People who know the world’s largest car market will tell you that “Chinese want big cars with small engines.” They want roomy cars that signal that the owner has been prosperous; the engine however should be small enough to deliver a miserly consumption of gas, or “oil” as they say in China.

Hyundai will deliver just that. It will shrink its Sonata, and will power it with a 1.8 liter engine, and possibly a 1.6 liter turbo-charged engine. As Nissan has shown with the Sylphy (an overgrown Tiida,) big car with small engine is the key to Chinese hearts and wallets.

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New or Used: Avoid “Titanium” Grade Depreciation Wed, 14 Dec 2011 16:37:28 +0000


Shawn writes:

Hey Sajeev and Steve,

I recently asked the Best and Brightest for help regarding my friend’s car buying dilema, but now I’m in one of my own! I am looking to get rid of my 2006 Mazda5 GT, which has been quite problematic. I can no longer tolerate the frequent trips to the shop. Its got about 125,000km on it, and I’ve been getting offers ranging from $6000-8000 for it on trade. The cars I am considering are in the compact to mid-size class, but there are benefits to each car, and I can’t seem to make up my mind. I am seeking a car with decent fuel economy that is fairly engaging to drive. However, I DO NOT want a harsh ride. The GTA is filled with pot holed roads, and I know the stiff ride would get tiresome. Manual transmission is preferred, but not necessary. I do carry four people occasionally, so cross out any coupes. On the Mazda I’ve taken quite a hit in the residual value, so this time around, I am looking to buy something that is a couple of years old. That way, someone else takes the largest depreciation hit. Here is the list so far:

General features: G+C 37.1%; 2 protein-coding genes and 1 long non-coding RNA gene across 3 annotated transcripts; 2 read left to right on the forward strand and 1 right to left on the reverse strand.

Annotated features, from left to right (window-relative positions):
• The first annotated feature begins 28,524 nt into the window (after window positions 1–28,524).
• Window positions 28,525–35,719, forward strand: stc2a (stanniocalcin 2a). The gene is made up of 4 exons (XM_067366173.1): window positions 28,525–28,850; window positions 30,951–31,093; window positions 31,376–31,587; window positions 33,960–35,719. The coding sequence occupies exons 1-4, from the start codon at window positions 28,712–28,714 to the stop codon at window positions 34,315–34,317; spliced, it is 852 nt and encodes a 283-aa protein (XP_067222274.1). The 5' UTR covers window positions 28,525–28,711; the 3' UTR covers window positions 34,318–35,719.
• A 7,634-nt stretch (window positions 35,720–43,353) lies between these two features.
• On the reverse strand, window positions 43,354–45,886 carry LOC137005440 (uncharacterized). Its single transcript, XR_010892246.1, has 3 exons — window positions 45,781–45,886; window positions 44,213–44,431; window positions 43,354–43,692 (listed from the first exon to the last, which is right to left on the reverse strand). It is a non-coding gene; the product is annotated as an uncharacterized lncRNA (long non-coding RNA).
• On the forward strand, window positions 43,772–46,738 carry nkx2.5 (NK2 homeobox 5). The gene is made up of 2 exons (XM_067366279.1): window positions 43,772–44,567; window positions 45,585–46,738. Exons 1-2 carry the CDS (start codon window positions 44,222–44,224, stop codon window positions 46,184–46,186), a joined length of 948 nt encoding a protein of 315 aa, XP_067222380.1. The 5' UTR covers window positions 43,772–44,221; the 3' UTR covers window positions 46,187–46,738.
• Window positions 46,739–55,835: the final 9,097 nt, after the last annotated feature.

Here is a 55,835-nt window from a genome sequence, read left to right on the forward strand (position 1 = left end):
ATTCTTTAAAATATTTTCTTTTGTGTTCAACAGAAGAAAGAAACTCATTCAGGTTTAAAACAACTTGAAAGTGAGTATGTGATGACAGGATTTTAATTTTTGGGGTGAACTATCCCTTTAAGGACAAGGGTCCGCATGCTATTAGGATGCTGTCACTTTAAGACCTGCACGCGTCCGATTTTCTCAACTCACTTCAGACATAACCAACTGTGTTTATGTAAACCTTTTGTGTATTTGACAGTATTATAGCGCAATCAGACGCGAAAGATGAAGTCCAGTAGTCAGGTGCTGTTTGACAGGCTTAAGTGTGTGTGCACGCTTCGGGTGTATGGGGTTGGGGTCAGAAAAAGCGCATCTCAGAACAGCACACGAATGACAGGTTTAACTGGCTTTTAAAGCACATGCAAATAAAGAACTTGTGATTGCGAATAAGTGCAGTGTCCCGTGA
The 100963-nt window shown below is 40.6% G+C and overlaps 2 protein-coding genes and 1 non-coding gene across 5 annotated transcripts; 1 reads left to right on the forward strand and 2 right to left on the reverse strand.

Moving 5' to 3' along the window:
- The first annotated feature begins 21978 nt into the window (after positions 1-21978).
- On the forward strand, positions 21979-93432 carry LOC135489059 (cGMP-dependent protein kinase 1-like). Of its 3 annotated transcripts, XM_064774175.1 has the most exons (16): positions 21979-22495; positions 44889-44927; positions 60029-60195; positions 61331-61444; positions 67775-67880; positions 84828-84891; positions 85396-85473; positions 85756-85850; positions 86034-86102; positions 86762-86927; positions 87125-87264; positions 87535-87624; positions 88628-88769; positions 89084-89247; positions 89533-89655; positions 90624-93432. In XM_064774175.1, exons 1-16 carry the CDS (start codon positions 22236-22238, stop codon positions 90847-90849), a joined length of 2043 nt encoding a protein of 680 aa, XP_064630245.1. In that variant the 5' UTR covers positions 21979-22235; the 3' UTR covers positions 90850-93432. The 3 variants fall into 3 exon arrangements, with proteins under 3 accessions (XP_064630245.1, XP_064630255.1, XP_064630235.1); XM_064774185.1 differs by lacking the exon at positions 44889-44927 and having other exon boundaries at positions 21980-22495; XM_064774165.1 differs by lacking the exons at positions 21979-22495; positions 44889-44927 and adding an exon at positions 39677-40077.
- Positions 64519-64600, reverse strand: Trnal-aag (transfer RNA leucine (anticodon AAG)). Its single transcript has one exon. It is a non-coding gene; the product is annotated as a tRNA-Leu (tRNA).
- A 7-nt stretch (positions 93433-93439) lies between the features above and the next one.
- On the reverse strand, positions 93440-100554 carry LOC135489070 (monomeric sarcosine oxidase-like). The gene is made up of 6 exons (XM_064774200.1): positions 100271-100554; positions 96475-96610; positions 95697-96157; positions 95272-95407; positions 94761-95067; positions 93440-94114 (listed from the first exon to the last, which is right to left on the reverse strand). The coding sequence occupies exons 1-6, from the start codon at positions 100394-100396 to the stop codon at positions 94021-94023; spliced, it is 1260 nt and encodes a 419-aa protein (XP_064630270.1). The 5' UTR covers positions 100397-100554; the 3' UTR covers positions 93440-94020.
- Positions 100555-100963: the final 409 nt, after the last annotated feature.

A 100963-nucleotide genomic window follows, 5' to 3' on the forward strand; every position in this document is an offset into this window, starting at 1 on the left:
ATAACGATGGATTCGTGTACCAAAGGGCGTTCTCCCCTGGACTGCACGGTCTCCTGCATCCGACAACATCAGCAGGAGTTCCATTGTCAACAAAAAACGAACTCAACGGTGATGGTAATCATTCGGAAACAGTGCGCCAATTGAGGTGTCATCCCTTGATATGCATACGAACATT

1. 2007 or 2008 Acura CSX w/premium package and manual tranny: Essentially a Civic with a nicer front and rear end, leather, a bit more sound deadening, and the motor from the RSX. Really fun to drive, but the manuals that I’m seeing in the GTA carry a price premium… The 2008 that I test drove with 58,000km is going for $18,900. At this point, does it not make sense to just buy a brand new one for $23,000?
  2. 2008 Honda Civic EX-L w/ manual: The CSX, while it only has 15 more hp, does feel noticeably more powerful than the Civic. My main problem with the Civic is that it feels a little gutless on the highway. However, it does deliver great fuel economy. Going in the $15-17,000 range.
  3. 2007 or 2008 VW Rabbit: These are surprisingly cheap in the GTA… There are quite a few 2007 and 2008s with low mileage going in the $12-15,000 range. I don’t find this car as engaging to drive as the Acura, and the VW shifter just doesn’t compare to the Honda’s. I do love the “solid” VW feel, but I am concerned about the reliability of the Volkswagen. Fuel mileage is also disappointing. Jettas carry a price premium and I prefer the hatch.